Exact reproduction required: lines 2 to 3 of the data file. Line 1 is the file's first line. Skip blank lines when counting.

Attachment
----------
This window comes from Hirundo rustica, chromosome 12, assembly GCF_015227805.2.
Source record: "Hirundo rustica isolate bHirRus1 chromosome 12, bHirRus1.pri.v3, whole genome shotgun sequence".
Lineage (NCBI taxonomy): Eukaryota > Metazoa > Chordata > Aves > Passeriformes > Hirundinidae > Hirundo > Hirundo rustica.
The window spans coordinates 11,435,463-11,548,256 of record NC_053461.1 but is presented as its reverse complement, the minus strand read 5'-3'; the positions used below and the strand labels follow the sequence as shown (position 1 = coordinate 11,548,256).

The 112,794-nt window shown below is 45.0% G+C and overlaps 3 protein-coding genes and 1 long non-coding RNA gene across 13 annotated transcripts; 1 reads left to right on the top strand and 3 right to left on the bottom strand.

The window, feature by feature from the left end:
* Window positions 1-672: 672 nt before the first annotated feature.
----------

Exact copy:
Source record: "Hirundo rustica isolate bHirRus1 chromosome 12, bHirRus1.pri.v3, whole genome shotgun sequence".
Lineage (NCBI taxonomy): Eukaryota > Metazoa > Chordata > Aves > Passeriformes > Hirundinidae > Hirundo > Hirundo rustica.